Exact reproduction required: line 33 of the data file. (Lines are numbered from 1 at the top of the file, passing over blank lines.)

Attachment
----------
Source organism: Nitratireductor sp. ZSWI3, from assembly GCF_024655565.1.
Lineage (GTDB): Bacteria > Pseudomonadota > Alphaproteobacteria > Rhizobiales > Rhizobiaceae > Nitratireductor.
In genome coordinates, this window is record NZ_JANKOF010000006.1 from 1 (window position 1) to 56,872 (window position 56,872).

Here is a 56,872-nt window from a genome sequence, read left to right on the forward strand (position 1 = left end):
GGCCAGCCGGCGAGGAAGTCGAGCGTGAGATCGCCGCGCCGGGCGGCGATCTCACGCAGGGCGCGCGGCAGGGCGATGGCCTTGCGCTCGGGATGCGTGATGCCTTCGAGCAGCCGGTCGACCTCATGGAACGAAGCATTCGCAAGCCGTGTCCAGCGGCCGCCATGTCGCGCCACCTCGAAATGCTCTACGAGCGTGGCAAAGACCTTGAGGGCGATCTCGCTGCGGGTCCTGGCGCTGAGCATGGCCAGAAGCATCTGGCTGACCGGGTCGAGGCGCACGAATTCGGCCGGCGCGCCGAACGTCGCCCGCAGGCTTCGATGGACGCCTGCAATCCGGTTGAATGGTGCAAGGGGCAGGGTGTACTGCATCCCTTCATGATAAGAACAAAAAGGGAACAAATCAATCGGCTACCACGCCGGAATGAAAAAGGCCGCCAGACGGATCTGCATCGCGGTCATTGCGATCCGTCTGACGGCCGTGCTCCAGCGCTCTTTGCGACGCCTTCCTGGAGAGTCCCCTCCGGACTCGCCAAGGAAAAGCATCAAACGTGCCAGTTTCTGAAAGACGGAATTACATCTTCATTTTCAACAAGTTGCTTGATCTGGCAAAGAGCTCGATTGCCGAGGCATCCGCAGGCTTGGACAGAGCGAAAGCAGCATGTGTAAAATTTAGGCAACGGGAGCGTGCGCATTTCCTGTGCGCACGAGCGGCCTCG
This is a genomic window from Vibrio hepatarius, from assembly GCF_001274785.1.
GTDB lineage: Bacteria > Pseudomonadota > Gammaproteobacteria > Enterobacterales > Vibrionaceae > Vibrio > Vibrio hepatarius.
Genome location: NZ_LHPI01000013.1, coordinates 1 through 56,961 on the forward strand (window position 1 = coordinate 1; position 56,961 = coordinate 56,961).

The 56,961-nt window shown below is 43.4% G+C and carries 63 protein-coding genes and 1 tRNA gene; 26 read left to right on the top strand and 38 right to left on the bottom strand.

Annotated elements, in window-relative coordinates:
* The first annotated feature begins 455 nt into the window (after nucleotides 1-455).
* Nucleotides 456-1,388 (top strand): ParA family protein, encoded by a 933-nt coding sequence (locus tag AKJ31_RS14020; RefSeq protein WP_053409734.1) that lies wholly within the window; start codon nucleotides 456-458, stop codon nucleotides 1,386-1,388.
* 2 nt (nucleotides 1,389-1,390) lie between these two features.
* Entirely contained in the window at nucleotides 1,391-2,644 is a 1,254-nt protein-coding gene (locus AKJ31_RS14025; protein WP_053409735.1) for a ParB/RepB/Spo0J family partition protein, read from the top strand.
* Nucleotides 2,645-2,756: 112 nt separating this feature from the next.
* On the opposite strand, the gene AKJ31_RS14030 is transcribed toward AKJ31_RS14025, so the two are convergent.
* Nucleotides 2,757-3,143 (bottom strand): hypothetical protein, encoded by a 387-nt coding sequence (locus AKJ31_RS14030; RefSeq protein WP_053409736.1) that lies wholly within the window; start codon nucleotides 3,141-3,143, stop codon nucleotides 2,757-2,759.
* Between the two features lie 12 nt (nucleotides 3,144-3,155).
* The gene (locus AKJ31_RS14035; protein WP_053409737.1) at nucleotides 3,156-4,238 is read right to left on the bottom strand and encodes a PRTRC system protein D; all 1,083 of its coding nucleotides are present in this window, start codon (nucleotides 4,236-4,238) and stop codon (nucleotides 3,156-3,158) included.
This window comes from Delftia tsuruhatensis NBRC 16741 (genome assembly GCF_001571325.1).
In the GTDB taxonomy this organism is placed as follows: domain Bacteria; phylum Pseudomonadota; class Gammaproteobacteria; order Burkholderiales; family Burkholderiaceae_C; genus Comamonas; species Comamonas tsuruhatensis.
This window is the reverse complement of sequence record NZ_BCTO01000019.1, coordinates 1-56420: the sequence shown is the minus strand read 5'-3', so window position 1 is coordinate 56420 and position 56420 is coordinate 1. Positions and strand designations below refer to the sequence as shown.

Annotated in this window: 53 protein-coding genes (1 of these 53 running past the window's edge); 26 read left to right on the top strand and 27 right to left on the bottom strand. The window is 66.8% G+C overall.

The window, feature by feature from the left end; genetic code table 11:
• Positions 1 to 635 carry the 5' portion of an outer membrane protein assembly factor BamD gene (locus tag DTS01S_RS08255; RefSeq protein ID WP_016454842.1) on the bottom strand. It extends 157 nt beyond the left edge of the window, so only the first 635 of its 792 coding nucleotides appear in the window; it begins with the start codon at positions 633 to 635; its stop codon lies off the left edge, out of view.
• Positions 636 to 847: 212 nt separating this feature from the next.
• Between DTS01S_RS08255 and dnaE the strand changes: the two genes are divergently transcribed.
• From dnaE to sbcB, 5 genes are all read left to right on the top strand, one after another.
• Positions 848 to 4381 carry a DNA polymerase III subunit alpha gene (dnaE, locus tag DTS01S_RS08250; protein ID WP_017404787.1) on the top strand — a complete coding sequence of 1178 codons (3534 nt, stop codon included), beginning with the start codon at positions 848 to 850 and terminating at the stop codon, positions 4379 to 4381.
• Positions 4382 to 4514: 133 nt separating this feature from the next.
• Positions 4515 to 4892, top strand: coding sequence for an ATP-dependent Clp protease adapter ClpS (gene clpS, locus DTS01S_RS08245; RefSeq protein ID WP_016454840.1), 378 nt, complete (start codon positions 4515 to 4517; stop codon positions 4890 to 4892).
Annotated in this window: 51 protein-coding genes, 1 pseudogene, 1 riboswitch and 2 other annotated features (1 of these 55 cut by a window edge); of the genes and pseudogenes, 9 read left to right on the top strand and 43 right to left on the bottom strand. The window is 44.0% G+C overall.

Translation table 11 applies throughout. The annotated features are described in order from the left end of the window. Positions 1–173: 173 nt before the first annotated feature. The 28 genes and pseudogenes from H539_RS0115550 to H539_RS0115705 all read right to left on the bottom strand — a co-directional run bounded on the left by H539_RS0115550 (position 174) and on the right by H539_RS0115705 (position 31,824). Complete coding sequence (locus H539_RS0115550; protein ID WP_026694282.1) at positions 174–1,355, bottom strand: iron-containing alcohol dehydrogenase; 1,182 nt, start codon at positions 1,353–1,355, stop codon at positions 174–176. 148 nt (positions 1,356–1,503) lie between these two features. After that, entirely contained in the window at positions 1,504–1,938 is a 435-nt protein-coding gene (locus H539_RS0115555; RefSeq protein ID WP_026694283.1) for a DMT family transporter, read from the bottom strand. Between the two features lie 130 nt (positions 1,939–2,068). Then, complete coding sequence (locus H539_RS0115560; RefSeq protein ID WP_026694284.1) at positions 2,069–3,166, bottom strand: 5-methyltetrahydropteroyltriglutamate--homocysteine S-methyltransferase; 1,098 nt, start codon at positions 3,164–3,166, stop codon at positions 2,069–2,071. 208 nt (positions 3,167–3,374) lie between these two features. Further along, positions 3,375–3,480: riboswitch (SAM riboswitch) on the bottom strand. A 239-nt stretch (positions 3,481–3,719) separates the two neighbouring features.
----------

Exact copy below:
Translation table 11 applies throughout. The annotated features are described in order from the left end of the window. Positions 1–173: 173 nt before the first annotated feature. The 28 genes and pseudogenes from H539_RS0115550 to H539_RS0115705 all read right to left on the bottom strand — a co-directional run bounded on the left by H539_RS0115550 (position 174) and on the right by H539_RS0115705 (position 31,824). Complete coding sequence (locus H539_RS0115550; protein ID WP_026694282.1) at positions 174–1,355, bottom strand: iron-containing alcohol dehydrogenase; 1,182 nt, start codon at positions 1,353–1,355, stop codon at positions 174–176. 148 nt (positions 1,356–1,503) lie between these two features. After that, entirely contained in the window at positions 1,504–1,938 is a 435-nt protein-coding gene (locus H539_RS0115555; RefSeq protein ID WP_026694283.1) for a DMT family transporter, read from the bottom strand. Between the two features lie 130 nt (positions 1,939–2,068). Then, complete coding sequence (locus H539_RS0115560; RefSeq protein ID WP_026694284.1) at positions 2,069–3,166, bottom strand: 5-methyltetrahydropteroyltriglutamate--homocysteine S-methyltransferase; 1,098 nt, start codon at positions 3,164–3,166, stop codon at positions 2,069–2,071. 208 nt (positions 3,167–3,374) lie between these two features. Further along, positions 3,375–3,480: riboswitch (SAM riboswitch) on the bottom strand. A 239-nt stretch (positions 3,481–3,719) separates the two neighbouring features.